E3, the Electronic Entertainment Expo, is the video game industry’s biggest event of the year, worldwide. It takes place right here in my little hometown of Los Angeles, California.
Upon hearing this, one might think “Pshh, a video game convention. Big freakin’ deal.”
WELL IT IS! 🙂
The games themselves are presented on two-story tall televisions, THX sound systems, often with floor actuators to literally shake the room when something explodes. I’ve spent quite a few posts trying to express the insanity of some of Tokyo’s districts. Well, just imagine taking all of Tokyo…and cramming it inside the LA Convention Center. That’s about how E3 feels (I wouldn’t be surprised if a single E3 costs about as much to put on as Tokyo cost to build).
But even aside from the games, E3 is chocked full of movie stars, pro athletes, and playboy bunnies. This year I kicked off the convention by parking my car as the US army parachuted down Pico Blvd and landed right in the middle of Downtown, LA. Soon after I was watching Tony Hawk on a halfpipe and live music accompanied by some fire-breathing performers. E3 is, to put it simply, awesome.
To give you a better idea, here’s a video I clipped together after the conference.
Yet, I’d heard some pretty distressing rumors this year. Like how they’d be clamping down on security and making it impossible for non-“industry professionals” to get inside (remember: I’m merely an aspiring industry professional ;)). This, sadly, turned out to be true…and up until just a couple of days prior to the convention, it looked like I wasn’t going to be able to get in.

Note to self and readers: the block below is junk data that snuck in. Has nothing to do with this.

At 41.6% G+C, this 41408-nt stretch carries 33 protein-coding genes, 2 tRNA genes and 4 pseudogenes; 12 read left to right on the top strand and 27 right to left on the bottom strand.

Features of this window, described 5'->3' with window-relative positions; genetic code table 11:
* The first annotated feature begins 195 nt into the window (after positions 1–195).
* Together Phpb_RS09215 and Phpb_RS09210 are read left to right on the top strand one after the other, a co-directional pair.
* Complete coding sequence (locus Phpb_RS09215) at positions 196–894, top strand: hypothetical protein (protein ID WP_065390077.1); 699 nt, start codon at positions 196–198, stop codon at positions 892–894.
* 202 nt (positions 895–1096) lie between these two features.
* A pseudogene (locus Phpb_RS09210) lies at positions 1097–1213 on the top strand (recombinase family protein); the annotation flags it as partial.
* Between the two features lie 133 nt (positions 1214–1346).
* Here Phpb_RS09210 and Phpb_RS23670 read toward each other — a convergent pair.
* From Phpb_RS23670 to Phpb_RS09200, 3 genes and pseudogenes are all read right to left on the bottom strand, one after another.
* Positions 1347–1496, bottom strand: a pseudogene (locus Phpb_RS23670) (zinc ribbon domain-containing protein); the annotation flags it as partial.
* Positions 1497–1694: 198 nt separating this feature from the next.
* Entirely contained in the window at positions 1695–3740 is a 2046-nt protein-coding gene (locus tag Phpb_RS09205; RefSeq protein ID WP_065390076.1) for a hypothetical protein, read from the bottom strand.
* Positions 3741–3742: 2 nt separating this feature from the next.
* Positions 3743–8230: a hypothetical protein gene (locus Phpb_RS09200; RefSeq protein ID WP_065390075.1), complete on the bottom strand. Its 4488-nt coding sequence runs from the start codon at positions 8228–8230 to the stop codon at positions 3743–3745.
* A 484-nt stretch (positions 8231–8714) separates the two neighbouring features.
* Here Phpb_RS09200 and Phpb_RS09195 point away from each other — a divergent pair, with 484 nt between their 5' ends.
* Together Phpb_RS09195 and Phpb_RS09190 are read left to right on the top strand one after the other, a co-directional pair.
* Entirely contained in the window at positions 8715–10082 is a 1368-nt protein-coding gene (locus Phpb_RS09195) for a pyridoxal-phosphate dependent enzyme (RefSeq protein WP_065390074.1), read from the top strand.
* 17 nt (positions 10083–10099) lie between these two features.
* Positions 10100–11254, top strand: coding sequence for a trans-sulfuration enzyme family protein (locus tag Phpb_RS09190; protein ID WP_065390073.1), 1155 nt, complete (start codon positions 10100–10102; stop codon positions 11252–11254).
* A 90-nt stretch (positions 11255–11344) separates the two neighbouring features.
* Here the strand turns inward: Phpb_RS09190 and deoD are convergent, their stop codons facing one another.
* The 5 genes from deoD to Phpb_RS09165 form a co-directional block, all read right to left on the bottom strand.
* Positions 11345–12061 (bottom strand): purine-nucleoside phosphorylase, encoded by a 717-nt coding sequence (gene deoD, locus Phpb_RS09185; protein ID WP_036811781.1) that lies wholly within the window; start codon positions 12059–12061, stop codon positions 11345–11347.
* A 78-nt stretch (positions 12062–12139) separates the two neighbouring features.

Thank God that a badge worked its way right into my hands at the last minute 😀
Still, E3 2006 was a very different experience from previous years. Rather than roaming around with my buddies goofing off and acting like idiots, I had a much more serious goal in mind: networking. I don’t want to report anything until it’s become more of a certainty, but let’s just say that I made a number of pretty exciting contacts this week. Rest assured that you’ll be the first to know if anything develops.
I did get to spend some time trying out the latest techs as well; Sony’s Playstation 3 and Nintendo’s Wii, to name a couple.
Let me just tell you this: when the next-gen consoles hit the market, Nintendo is going to blow the whole industry out of the water.
While the Wii is graphically the weakest of the next-gen systems, it has such a revolutionary control scheme that I could easily see it completely redefining how we play games from now on. Ever since the earliest consoles we’ve essentially been using the same controls: one hand for motion, the other for action buttons. But the Wii’s controllers sense their positions in 3D space. This means that to swing a tennis racket, you have only to swing your arm; to drive a car, rotate your hands as if you’re holding a steering wheel; to stab an enemy with your sword, just thrust forwards as if you were really holding a katana.
The most amazing thing is that the controls feel perfect. There’s no awkward jumpiness, no oversensitivity, and no missed motions. I don’t know how they managed it, but bravo to Nintendo…it looks like at long last we’ll be seeing some truly innovative titles (instead of just the same sequels being repeated over and over and over….)
Anyways, I should probably get back to studying. E3 was great, but it did result in a 3-day procrastination towards my goal of once again becoming a great programmer.
Full steam ahead.